What is Post-Acute Care & What Are the Benefits?

Seniors outside at a nursing home.

As your loved one is bounced around from one care facility to the next, the terminology, levels of care, and procedures for each place can get confusing. The care options swirl in your head as you tentatively try to make the right choices for your loved one. If he or she has been staying in a hospital due to an illness or injury, it is possible that the next step could be admission to a post-acute care provider. This happens when your loved one is still recovering, yet not well enough to return home. In this article, we will discuss what post-acute care is, common providers that practice this type of care, the growth of this industry, and some benefits of post-acute care. First, let’s dive deep into what the terminology refers to.

What Does Post-Acute Mean Exactly?

Post-acute care is a transitional type of care that involves rehabilitation, recuperation, symptom management, and continued medical treatment received after receiving acute care. While the staff may assist your loved one with activities of daily living (ADLs), the primary purpose is recovery after an injury, surgery, or illness. The ultimate goal of post-acute care is to return the patient to wellness and independence. Post-acute care can be provided in a facility, as ongoing outpatient therapy, or as home care. Care services are temporary, ranging from intensive short-term rehab to longer-term restorative care. Post-acute care can last anywhere from a few days to several months. Living at the facility indefinitely is not an option. 

As mentioned before, the post-acute care is received after the patient has undergone acute care. So what is the difference between acute and post-acute care? Acute care is a branch of health care where the patient receives active, short-term treatment for an injury, illness, surgery, or other urgent medical condition. Acute care is the opposite of long-term care. It can be applied in the ER of a hospital, surgery center, urgent care, or another short-term care facility. Following acute care, the patient may not be ready to go home, but cannot stay in the hospital. Thus, the reason they enter post-acute care. It is not as urgent as acute care, but still necessary in the recovery process. 

During the process of receiving post-acute care, many patients will either undergo a full recovery or learn to manage their chronic illness. Some common conditions that often receive post-acute care include patients in recovery from cardiac or pulmonary disease, stroke or neurological disorders, or orthopedic surgeries. This is because these conditions require rehabilitative therapies between the hospital stay and going home. Other patients have been profoundly affected by accidents, aging, or chronic illnesses. Unlike nursing homes and many other long-term care facilities, post-acute care is for patients of all ages. Although it is more common for older patients to require this type of care, young patients are also in need of intense rehabilitation and monitoring as they recover.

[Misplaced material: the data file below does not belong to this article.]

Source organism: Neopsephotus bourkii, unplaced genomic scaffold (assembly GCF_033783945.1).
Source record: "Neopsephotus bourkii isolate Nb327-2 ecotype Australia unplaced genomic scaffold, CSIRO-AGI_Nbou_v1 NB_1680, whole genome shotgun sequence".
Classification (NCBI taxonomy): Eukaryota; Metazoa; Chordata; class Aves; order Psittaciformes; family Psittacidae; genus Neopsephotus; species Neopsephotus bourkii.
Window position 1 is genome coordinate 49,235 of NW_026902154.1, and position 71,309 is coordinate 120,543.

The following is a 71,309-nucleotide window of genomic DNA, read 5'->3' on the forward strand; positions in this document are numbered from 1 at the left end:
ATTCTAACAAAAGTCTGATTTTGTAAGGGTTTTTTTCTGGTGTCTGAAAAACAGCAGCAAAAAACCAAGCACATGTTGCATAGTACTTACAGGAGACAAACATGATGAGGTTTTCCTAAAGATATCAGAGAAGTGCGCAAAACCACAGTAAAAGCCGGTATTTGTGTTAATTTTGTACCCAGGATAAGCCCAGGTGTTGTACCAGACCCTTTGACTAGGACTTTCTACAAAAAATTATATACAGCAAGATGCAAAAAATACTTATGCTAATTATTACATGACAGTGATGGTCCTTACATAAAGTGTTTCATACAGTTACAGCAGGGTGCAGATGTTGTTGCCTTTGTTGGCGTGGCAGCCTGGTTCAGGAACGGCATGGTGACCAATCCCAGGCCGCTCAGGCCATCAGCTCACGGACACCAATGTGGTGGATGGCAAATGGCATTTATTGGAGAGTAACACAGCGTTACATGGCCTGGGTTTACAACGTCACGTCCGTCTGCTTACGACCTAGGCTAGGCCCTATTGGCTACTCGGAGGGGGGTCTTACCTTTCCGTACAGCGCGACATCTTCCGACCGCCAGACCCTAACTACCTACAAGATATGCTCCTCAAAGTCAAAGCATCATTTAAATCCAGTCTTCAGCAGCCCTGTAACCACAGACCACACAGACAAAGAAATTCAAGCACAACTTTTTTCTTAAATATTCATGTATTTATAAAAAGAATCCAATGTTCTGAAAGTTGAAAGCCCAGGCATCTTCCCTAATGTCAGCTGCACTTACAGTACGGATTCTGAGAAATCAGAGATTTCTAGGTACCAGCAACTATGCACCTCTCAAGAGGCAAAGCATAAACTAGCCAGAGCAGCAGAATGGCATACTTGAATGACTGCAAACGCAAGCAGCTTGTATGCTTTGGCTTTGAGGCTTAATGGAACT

During their stay or term of post-acute care, patients typically receive physical and occupational rehabilitative therapy every day. This can even occur multiple times a day, depending on the severity of his or her condition. Patients are monitored by one or more doctors, a team of nurses, and therapists to ensure their recovery progression. Skilled nurses are on duty 24-hours a day, ensuring your loved one receives the help they need any time of day or night. 

Having a full extent of knowledge of the different healthcare systems will help in your decision for what is best for your loved one. With so many different kinds of healthcare facilities out there, it is easy to confuse what kind of facilities offer what type of care and services. Next, we will go over some of the facilities in which post-acute care may be received. This will help clear up any common misconceptions or confusion you may have. Some of the places your loved one may receive post-acute care include:

  • Long-term care hospitals (LTCHs)
  • Inpatient rehabilitation facilities (IRFs)
  • Skilled nursing facilities (SNFs)
  • Home health agencies

Health Care Providers That Offer Post-Acute Care

Long-Term Care Hospitals (LTCHs): Also known as a long-term acute care hospital, or LTACH, this care facility is similar to an ICU in that it provides care to patients receiving prolonged ventilation. These patients require extended hospitalization and provide a higher level of care than a skilled nursing facility or nursing home. Common patients suffer from tuberculosis, complex wound care or burn care, severed brain injuries, respiratory therapy, ventilator weaning, or a chronic disease. Those patients who need intravenous medications or fluids, or require a feeding tube will probably stay at a LTACH. LTACHs came into existence due to Medicare, Medicaid, and SCHIP Balanced Budget Refinement Act of 1999. LTACHs are said to house patients for longer than 25 days. These individuals have clinically complex problems that need hospital-level care for extended periods.